Puck Daddy - NHL

Ohhhh, Bruins fans. That one hurt.

In the aftermath of a loss like that, while you're huddled in the fetal position in a corner somewhere, I know you're asking the question: "when will this stop hurting?"

Here's the black answer: it won't.

Three weeks ago my fiancée Brianna (Gillies, btw) and I pulled up a couple stumps at our local watering hole, and were quickly introduced by the bartender to the gentleman beside us, a Mr. Barry Wilkins. Turns out our bar buddy had put together an eleven year NHL career in the 70's, and was great guy to have a hockey chat with.

Hearing my hockey lineage - my Dad was on the Islanders dynasty teams, as was my fiancée's - Barry filled us in on what he considered the two most memorable points from his NHL days. One, he scored the first ever goal in Canucks history (cool), and two, he was on the 1975 Penguins team that puked away a 3-0 series lead to our Dad's Islanders (not so cool...for him).

Unprompted, Barry gave us a quick rundown of the series - Clark Gillies has dislocated Barry's shoulder early in the series, and he felt limited by it. Their goaltending and defense started collapsing under the weight of the Islanders tireless pressure. And basically, the screws were slowly rattling loose until, all at once, the wheels flew off the vehicle into traffic and caused this stinging memory of mass destruction.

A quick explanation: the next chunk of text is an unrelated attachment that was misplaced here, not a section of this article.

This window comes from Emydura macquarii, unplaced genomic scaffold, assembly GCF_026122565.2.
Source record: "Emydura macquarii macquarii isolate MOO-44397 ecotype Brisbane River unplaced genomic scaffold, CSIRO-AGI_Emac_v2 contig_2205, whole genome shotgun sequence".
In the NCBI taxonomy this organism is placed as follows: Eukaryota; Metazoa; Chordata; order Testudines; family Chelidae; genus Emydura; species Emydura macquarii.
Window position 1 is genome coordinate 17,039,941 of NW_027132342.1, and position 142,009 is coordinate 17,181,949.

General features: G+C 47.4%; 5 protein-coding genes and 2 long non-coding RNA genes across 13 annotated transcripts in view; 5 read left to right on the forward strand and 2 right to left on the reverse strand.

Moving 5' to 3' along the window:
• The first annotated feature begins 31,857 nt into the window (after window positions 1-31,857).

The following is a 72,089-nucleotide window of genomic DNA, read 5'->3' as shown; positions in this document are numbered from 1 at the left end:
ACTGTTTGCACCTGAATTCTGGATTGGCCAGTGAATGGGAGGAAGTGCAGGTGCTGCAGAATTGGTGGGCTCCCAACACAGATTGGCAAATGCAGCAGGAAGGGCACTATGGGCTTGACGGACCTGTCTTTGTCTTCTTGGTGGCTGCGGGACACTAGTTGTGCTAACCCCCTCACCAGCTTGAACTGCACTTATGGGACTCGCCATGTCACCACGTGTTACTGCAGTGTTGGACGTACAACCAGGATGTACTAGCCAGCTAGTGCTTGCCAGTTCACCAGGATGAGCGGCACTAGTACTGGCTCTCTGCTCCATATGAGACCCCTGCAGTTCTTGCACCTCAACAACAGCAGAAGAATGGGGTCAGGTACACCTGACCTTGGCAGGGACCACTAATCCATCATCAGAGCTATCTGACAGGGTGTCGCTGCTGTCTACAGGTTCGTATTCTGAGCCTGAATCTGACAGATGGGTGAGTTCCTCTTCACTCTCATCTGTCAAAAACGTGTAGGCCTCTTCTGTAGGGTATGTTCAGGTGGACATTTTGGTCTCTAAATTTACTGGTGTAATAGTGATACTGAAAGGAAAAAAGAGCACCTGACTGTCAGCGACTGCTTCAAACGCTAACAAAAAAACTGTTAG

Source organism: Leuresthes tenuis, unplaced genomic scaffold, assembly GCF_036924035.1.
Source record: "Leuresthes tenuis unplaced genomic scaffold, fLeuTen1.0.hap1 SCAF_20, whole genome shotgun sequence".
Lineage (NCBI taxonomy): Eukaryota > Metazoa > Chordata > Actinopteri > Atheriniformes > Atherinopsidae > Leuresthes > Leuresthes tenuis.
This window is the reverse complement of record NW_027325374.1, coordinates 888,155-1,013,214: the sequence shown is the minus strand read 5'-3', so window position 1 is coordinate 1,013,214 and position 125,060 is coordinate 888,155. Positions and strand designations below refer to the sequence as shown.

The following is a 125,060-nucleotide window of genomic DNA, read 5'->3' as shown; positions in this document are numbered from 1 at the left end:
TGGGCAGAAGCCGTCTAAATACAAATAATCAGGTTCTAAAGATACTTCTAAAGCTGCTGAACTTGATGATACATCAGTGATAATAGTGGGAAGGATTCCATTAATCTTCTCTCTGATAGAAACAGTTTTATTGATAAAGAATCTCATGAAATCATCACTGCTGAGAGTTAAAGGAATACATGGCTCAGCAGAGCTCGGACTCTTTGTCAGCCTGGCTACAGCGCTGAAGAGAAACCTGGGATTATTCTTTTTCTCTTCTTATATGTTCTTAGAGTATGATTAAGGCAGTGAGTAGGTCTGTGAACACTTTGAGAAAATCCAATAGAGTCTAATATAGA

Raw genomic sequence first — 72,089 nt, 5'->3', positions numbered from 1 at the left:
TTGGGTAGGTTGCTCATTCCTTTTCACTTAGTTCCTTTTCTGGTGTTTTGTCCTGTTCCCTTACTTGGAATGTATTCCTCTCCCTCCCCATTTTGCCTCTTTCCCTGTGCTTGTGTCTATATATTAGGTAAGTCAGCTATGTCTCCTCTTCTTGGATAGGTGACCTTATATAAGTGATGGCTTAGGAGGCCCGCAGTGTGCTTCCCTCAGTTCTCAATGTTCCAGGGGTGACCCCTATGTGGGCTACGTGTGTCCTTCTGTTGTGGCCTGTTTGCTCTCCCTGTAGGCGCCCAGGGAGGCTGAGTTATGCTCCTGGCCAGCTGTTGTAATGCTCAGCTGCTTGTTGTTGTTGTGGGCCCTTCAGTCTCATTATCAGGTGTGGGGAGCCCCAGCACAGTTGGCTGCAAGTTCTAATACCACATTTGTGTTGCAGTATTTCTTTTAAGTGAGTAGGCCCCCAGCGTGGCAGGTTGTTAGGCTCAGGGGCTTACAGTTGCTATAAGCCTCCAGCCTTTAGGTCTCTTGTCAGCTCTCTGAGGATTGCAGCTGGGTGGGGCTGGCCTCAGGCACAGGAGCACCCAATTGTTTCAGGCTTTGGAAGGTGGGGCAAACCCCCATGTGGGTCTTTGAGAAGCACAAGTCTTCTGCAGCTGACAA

And you can feel the guy's pain - sometimes I'll just be driving along, thinking happy thoughts, then suddenly get a flash of a shootout in college where I dropped the goalie, stepped around him, and instead of BURYING IT LIKE A MAN, I lazily slid it on the ice and got rejected by a reach-back stick swipe. We lost the shootout, the game, and eventually the Governors Cup, because I too-cooled the finish. Every time it pops up I wanna jerk the wheel into a bridge embankment. It hurts zero percent less.

And while Barry talked about their collapse, the body language and nervous energy made me feel like I should've worn shoulder pads to the bar. Like he wanted to finish a check, protect the puck and fire it hard off the glass or something. We beat that series like the should-have-been-dead horse that it was.

Brianna works with patients of traumatic brain injuries, and they call it perseverating. You can change the topic a 100 times, but they'll still focus on their cat Simon, regardless of your assurances that the thing got run over by an 18-wheeler 20 years ago. And Barry was perseverating. I mean, we only had to win ONE more game. It was just ... It was just ...

So welcome to your life, Bruins fans. Perseverate on that.

Time heals all wounds, but if you get cut deep enough, it's gonna leave a scar.

Check out more from Justin at Bourne's Blog

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